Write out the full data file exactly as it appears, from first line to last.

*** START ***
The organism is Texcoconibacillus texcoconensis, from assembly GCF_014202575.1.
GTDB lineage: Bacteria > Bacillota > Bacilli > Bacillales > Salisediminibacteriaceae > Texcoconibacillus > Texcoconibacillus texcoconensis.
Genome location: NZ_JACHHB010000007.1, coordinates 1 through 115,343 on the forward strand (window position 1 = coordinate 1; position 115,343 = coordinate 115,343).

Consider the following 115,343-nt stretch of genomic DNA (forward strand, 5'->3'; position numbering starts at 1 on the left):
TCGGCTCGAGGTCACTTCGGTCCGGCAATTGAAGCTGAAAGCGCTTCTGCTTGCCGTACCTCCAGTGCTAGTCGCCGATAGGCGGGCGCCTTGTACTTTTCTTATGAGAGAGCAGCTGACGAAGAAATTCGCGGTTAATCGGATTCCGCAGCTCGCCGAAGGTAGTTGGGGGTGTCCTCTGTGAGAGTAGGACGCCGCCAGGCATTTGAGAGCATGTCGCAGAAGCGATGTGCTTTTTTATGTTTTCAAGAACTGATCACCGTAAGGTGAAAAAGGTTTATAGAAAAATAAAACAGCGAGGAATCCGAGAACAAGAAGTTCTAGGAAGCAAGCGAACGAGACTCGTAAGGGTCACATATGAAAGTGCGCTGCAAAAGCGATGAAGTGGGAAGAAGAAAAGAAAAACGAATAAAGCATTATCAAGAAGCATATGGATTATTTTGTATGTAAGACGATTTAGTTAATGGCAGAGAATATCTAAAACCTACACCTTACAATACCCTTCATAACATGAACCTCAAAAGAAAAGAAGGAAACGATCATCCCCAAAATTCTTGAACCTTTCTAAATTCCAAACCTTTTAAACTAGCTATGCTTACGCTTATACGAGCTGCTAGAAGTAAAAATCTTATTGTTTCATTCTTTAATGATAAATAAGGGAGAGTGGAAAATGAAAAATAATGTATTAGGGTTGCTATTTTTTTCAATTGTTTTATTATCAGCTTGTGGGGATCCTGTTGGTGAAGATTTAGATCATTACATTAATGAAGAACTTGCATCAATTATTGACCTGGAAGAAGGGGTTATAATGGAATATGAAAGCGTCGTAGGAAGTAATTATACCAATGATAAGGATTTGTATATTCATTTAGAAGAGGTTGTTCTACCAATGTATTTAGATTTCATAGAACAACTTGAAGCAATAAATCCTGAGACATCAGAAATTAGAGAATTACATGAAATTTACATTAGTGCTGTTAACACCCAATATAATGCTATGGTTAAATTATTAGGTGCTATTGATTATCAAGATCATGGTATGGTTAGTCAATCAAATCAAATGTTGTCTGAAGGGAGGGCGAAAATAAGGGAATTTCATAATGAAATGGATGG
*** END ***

The organism is Texcoconibacillus texcoconensis, from assembly GCF_014202575.1.
GTDB lineage: Bacteria > Bacillota > Bacilli > Bacillales > Salisediminibacteriaceae > Texcoconibacillus > Texcoconibacillus texcoconensis.
Genome location: NZ_JACHHB010000007.1, coordinates 1 through 115,343 on the forward strand (window position 1 = coordinate 1; position 115,343 = coordinate 115,343).

Consider the following 115,343-nt stretch of genomic DNA (forward strand, 5'->3'; position numbering starts at 1 on the left):
TCGGCTCGAGGTCACTTCGGTCCGGCAATTGAAGCTGAAAGCGCTTCTGCTTGCCGTACCTCCAGTGCTAGTCGCCGATAGGCGGGCGCCTTGTACTTTTCTTATGAGAGAGCAGCTGACGAAGAAATTCGCGGTTAATCGGATTCCGCAGCTCGCCGAAGGTAGTTGGGGGTGTCCTCTGTGAGAGTAGGACGCCGCCAGGCATTTGAGAGCATGTCGCAGAAGCGATGTGCTTTTTTATGTTTTCAAGAACTGATCACCGTAAGGTGAAAAAGGTTTATAGAAAAATAAAACAGCGAGGAATCCGAGAACAAGAAGTTCTAGGAAGCAAGCGAACGAGACTCGTAAGGGTCACATATGAAAGTGCGCTGCAAAAGCGATGAAGTGGGAAGAAGAAAAGAAAAACGAATAAAGCATTATCAAGAAGCATATGGATTATTTTGTATGTAAGACGATTTAGTTAATGGCAGAGAATATCTAAAACCTACACCTTACAATACCCTTCATAACATGAACCTCAAAAGAAAAGAAGGAAACGATCATCCCCAAAATTCTTGAACCTTTCTAAATTCCAAACCTTTTAAACTAGCTATGCTTACGCTTATACGAGCTGCTAGAAGTAAAAATCTTATTGTTTCATTCTTTAATGATAAATAAGGGAGAGTGGAAAATGAAAAATAATGTATTAGGGTTGCTATTTTTTTCAATTGTTTTATTATCAGCTTGTGGGGATCCTGTTGGTGAAGATTTAGATCATTACATTAATGAAGAACTTGCATCAATTATTGACCTGGAAGAAGGGGTTATAATGGAATATGAAAGCGTCGTAGGAAGTAATTATACCAATGATAAGGATTTGTATATTCATTTAGAAGAGGTTGTTCTACCAATGTATTTAGATTTCATAGAACAACTTGAAGCAATAAATCCTGAGACATCAGAAATTAGAGAATTACATGAAATTTACATTAGTGCTGTTAACACCCAATATAATGCTATGGTTAAATTATTAGGTGCTATTGATTATCAAGATCATGGTATGGTTAGTCAATCAAATCAAATGTTGTCTGAAGGGAGGGCGAAAATAAGGGAATTTCATAATGAAATGGATGG